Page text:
…Since 1891, anyone retiring after a full military career has had their retirement pay reduced dollar for dollar for any Veterans Administration checks they get for a permanent service-related disability. However, a veteran who served a two-or-four-year tour does not have a similar reduction in Social Security or private pension.

A majority of members of Congress, from both parties, wants to change the law. A House proposal by Rep. Jim Marshall, D-Ga., has 345 co-sponsors.

But it would cost as much as $5 billion a year to expand payments to 670,000 disabled veterans, and Defense Secretary Donald Rumsfeld earlier this month told lawmakers that the president would veto any bill including the change.

The proposal is stuck in committee. A recent effort to bring it to the full House of Representatives failed, in part because only one Republican signed the petition.

“The cost is exorbitant. And we are dealing with a limited budget,” said Harald Stavenas, a spokesman for the House Armed Services Committee…

Good for these vets for deciding that the ones who want to deploy them for unjust and unnecessary warfare abroad and then welcome them back to the same shaft designated for every other working-class American are not on their side. The (first) Gulf War, and the official refusal to treat or even recognize the Gulf War Syndrome our soldiers suffered from exposure to our weapons, is only the most disturbing case. On a related note, one of the gratifying changes to see at the most recent round of anti-war protests was a departure from the pitfall too many on the left fell into in Vietnam: targeting the largely working class soldiers who carry out orders rather than the men who sit behind desks who send them. Looks like the latter group may be in for a comeuppance…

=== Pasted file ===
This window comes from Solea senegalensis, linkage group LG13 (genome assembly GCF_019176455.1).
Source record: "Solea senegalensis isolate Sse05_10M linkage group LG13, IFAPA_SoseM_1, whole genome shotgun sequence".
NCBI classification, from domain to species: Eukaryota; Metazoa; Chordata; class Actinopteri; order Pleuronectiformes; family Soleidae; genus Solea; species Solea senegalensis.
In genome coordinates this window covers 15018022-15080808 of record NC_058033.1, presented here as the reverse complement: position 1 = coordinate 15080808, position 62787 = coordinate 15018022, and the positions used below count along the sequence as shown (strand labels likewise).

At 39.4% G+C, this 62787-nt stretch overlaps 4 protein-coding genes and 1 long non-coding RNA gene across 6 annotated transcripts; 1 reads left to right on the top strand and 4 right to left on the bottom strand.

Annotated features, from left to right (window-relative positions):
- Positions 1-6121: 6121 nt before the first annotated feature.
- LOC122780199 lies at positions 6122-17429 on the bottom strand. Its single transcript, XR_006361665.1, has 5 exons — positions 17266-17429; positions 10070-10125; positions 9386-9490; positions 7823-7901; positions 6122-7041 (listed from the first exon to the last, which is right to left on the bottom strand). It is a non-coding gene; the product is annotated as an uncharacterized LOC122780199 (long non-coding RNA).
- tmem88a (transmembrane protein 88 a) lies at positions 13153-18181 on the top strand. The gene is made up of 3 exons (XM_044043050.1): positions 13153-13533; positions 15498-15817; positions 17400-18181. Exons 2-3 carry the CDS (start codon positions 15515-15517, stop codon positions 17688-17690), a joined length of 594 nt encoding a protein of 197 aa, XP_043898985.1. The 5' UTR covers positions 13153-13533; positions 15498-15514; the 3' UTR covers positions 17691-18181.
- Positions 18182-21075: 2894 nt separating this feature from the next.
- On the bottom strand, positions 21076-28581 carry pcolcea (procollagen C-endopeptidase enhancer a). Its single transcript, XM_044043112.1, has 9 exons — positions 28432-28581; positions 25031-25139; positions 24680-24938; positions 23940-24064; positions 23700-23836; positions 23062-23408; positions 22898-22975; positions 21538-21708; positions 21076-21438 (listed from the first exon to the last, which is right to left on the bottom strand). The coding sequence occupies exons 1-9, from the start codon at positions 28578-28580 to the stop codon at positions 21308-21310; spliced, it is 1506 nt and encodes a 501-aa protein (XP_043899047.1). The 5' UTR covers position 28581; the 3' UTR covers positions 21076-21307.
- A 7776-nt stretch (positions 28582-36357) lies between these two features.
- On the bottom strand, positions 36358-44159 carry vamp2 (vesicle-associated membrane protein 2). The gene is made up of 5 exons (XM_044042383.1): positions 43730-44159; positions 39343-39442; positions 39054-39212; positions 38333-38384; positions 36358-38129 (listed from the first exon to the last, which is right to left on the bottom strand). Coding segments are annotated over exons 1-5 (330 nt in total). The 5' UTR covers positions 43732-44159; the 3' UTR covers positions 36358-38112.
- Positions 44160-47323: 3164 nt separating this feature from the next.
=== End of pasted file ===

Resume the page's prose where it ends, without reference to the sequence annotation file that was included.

From the Inquirer:

Police and Secret Service handling of anti-Bush and anti-war demonstrators at the president’s appearance in Philadelphia today resulted in lawyers for the American Civil Liberties Union filing an emergency complaint in federal court.

The complaint on behalf of ACORN – Association of Community Organizations for Reform Now — by ACLU legal director Stefan Presser contended authorities violated not just the demonstrators’ Constitutional right of free speech but a 1988 permanent court order resulting from federal and local authorities’ handling of demonstrators during the 1987 Constitution bicentennial celebration…

A few of us were there as legal observers this morning, and the wave Bush gave to the protesters as he drove by was…well, regal.

Have to say, this is the first time I’ve been mentioned on David Horowitz’s FrontPageMag – unfortunately, it wasn’t being lambasted for my crazy leftism. Needless to say, the author of this article pulled a silly maneuver in trying to discredit a march by demonstrating that a) there were people there who couldn’t provide footnotes on the spot for each of their assertions, b) there were people there who were far to the left of, say, David Horowitz, and c) there weren’t many people there for the early-morning rally before the 5,000 person march. This is the kind of logic that convinces the reader every time, as long as the reader is David Horowitz. If only I hadn’t been a legal observer that day, maybe Michael P. Tremoglie could have written me up for dangerous ideas or inadequate research. Maybe next time. Meanwhile, nice to know he thinks I have a sense of humor… Certainly helped in getting through his writing. I do regret giving him ammunition by mentioning the low turnout for the rally but given that he identified himself as a school teacher and that the comment was in the context of the several-thousand person march that would follow later in the day, I don’t think it was overly reckless. Just to redeem myself, I’ll have to make a point of getting written up as a left-wing crazy on that website as soon as possible…